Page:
Washington » Two leading voices on health care from opposing sides agree that the government must adopt sweeping reform to insure all Americans and reduce costs.
But they also express some doubt that President Barack Obama and Congress will deliver on their promise for meaningful legislation this year.
Former Republican Utah Gov. Mike Leavitt and former Democratic Senate Majority Leader Tom Daschle struck a pessimistic tone in their health care debate at the National Press Club on Tuesday.
"I expect something will pass," said Leavitt, who served as President George W. Bush's Health and Human Services Secretary for four years. " I think it's going to be something they can claim a political victory on. Whether or not it will be real reform, I question."
Daschle said: "I think there is really only a 50-50 chance that something is going to pass."
That's a dour assessment from the man Obama wanted to lead the health care reform effort. He tapped Daschle to become his HHS secretary, but the former senator's nomination turned out to be short lived. Daschle stepped aside amid a scandal about unpaid taxes related to a car and driver provided by a Democratic donor.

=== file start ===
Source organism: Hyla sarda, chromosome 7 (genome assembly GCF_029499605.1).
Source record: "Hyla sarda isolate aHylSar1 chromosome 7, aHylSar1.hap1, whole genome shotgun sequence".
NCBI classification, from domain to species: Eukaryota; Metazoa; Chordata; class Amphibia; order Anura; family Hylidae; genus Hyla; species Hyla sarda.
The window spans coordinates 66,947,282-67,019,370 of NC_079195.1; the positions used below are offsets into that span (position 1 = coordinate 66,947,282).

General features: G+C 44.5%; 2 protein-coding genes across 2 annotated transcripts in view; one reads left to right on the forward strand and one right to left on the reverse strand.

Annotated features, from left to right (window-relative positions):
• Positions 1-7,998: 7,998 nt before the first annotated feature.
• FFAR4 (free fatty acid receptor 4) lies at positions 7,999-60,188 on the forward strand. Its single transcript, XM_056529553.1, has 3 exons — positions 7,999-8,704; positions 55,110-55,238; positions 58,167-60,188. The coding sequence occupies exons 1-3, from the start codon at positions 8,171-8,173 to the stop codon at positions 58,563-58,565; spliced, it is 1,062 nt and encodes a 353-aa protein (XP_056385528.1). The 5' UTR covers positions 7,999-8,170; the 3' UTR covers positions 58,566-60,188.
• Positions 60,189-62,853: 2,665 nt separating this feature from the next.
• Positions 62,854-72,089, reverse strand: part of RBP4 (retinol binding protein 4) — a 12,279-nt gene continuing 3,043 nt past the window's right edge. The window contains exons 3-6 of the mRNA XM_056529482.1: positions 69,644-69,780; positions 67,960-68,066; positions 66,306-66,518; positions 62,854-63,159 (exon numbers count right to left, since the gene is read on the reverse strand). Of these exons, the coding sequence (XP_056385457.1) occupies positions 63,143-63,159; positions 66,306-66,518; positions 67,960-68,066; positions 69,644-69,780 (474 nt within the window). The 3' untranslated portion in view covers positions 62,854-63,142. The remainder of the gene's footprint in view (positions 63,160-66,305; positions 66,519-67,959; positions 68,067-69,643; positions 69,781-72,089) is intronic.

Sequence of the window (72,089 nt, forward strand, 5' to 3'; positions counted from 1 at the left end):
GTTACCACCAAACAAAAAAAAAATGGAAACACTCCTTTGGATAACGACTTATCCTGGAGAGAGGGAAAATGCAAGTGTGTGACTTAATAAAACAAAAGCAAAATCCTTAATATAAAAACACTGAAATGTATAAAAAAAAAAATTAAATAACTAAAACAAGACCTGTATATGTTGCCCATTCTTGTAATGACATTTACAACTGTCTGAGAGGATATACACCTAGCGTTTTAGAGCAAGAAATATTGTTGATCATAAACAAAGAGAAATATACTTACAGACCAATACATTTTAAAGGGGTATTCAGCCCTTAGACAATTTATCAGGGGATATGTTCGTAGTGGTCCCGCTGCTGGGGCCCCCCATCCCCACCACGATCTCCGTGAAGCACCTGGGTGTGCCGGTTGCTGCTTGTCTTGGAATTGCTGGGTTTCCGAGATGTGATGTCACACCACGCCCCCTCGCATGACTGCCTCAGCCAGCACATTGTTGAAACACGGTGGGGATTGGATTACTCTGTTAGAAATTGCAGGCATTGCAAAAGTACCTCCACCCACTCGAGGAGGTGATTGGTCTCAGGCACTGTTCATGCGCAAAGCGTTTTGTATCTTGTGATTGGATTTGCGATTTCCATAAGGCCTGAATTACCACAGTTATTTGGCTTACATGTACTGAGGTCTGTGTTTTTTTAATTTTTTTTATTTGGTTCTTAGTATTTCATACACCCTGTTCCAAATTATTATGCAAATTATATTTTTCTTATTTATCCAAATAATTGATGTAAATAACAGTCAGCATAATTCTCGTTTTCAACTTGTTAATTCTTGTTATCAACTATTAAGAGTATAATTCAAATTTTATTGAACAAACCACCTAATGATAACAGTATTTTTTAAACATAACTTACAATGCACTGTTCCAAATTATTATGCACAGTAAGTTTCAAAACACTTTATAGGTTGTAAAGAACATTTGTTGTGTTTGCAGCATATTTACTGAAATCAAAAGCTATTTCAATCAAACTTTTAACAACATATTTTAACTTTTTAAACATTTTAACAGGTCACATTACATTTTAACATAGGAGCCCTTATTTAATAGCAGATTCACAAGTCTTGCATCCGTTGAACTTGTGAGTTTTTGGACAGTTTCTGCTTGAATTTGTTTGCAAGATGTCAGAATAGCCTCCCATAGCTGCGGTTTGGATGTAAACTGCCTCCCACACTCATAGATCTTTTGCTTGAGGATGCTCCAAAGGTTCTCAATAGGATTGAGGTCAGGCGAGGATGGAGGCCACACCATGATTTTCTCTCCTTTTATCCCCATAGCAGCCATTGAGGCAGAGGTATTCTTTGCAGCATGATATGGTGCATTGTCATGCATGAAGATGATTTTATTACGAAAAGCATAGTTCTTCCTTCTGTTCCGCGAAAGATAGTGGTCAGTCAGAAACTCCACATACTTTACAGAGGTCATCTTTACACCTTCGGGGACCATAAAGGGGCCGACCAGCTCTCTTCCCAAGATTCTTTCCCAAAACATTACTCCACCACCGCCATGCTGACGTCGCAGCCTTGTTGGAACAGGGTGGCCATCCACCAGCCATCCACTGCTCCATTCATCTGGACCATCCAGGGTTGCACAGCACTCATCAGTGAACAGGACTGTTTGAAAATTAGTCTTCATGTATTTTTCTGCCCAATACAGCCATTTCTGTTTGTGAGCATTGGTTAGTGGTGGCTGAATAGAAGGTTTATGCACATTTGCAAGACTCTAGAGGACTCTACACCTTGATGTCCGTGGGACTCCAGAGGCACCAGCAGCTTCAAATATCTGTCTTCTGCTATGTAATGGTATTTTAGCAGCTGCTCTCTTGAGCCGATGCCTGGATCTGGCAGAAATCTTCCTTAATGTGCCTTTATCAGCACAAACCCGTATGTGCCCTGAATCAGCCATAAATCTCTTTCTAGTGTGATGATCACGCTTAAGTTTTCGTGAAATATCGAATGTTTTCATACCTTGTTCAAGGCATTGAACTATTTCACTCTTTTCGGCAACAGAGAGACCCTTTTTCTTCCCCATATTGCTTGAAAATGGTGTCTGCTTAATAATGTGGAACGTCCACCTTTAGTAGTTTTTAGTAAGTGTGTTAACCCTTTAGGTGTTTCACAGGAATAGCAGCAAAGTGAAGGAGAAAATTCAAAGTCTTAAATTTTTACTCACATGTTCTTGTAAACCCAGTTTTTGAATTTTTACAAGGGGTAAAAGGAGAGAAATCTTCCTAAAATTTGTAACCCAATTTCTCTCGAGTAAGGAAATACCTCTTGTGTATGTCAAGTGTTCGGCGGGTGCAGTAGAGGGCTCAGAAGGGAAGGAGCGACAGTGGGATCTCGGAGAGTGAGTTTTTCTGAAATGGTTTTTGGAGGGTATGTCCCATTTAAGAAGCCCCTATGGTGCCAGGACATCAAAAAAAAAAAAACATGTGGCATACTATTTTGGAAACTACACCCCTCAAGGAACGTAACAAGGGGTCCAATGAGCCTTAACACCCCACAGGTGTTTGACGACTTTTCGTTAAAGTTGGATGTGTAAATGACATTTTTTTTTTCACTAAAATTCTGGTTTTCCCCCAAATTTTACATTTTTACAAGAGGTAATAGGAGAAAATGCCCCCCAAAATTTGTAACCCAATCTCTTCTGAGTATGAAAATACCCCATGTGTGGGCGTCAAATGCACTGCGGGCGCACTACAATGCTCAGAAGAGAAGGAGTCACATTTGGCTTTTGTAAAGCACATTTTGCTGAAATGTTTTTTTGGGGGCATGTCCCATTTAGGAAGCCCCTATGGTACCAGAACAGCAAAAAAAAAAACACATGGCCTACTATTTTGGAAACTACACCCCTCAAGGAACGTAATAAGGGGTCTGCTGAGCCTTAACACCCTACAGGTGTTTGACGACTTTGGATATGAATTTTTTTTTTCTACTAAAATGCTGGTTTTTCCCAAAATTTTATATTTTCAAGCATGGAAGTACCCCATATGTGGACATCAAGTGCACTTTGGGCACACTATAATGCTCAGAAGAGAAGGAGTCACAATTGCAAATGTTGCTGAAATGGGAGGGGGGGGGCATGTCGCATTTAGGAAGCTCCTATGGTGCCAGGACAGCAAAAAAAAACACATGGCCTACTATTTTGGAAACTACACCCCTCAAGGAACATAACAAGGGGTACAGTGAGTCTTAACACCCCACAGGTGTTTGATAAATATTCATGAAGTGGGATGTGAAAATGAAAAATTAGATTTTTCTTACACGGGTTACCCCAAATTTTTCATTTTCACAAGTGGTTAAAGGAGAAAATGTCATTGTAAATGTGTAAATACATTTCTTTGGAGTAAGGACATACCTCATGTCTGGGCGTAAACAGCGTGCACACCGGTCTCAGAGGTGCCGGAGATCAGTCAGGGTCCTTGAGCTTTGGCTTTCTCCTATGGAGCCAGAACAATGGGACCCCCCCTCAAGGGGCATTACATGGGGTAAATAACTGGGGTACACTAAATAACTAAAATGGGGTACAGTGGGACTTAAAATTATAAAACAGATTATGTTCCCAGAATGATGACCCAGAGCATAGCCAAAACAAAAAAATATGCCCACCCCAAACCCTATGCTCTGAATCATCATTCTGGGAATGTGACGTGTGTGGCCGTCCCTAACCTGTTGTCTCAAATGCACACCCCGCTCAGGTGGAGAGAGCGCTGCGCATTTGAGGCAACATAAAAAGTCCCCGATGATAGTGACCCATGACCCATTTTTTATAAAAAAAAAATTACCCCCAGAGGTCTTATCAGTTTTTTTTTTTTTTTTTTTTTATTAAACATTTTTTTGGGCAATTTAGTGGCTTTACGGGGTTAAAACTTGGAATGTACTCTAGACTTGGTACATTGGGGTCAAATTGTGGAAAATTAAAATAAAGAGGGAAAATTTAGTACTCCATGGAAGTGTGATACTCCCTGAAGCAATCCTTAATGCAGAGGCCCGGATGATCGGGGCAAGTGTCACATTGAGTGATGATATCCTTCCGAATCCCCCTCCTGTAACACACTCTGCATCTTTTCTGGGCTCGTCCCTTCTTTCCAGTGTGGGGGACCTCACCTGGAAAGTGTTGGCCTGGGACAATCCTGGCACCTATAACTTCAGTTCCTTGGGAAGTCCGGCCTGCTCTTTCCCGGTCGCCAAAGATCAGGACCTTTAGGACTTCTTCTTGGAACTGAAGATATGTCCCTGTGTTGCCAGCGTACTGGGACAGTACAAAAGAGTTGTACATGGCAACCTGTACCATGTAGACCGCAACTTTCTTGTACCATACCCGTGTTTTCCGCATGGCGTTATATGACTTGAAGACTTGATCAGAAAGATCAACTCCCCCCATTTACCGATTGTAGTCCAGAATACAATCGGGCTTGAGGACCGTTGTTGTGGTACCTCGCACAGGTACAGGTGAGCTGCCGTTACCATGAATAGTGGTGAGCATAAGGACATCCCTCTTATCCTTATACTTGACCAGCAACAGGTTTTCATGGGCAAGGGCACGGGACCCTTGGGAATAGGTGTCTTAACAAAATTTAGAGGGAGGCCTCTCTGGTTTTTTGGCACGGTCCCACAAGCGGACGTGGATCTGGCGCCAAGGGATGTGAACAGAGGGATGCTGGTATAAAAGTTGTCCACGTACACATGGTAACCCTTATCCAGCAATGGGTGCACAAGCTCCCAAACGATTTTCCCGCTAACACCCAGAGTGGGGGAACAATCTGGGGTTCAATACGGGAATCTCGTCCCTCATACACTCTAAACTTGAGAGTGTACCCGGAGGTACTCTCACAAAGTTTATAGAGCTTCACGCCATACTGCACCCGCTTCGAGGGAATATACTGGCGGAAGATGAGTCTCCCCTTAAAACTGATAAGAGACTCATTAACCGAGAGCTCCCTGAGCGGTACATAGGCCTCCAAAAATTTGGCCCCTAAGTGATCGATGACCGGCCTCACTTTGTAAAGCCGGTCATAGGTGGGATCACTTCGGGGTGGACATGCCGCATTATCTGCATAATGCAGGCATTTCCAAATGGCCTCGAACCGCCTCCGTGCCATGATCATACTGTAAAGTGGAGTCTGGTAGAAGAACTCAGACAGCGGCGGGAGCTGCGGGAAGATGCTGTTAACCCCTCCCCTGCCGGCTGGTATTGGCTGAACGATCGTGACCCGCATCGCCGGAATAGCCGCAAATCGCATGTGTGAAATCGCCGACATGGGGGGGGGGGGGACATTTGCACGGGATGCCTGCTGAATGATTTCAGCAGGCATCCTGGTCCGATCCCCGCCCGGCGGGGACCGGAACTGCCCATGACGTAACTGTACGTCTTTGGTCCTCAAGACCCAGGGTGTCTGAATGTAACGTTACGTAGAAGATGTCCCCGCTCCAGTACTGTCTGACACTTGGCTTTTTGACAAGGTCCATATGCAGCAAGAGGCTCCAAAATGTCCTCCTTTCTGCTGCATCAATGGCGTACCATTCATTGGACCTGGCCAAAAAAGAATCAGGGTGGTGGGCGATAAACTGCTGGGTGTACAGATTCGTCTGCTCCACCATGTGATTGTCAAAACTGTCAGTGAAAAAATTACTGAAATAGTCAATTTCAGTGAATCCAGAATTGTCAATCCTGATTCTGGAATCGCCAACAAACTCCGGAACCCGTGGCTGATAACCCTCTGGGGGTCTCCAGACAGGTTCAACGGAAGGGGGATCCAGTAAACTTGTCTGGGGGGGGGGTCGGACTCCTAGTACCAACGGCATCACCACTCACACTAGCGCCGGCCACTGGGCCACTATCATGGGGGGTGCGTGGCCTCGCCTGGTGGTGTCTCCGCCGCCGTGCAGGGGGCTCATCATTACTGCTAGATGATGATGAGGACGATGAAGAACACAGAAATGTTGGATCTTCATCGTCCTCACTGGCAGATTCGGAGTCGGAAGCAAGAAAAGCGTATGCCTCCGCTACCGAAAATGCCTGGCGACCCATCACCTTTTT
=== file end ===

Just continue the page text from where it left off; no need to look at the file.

Both Leavitt and Daschle remain active in the health care debate, working behind the scenes on the proposal that is expected to dominate Congress in coming months, particularly with Obama calling for an agreement by August.
The legislation now being crafted in the Senate will seek to provide insurance for the 50 million people without health care coverage, allow workers to take their plans with them when they leave their jobs and cut down on the rapidly escalating costs. Republicans and Democrats largely agree on the goals, but decades-old policy disagreements creep in when they try to find solutions.
The biggest sticking point between Leavitt and Daschle was the idea of a government-sponsored health plan competing against private insurance companies. Leavitt called it a "Trojan horse" for those who support government controlled health care. He said a public plan would stifle competition, expand the federal medical bureaucracy and do little to give consumers the necessary choices to drive down costs.
But Daschle sees a public plan as a key "lever for reducing costs," since the government could control what the plan covers and how much it costs, forcing the private market to respond.
Leavitt and Daschle, who have held three informal debates, found a number of areas where they agreed, including the need to boost health information technology and the likelihood that Congress will start taxing employer-provided health insurance, as they do privately purchased insurance, to help pay for an expanded system.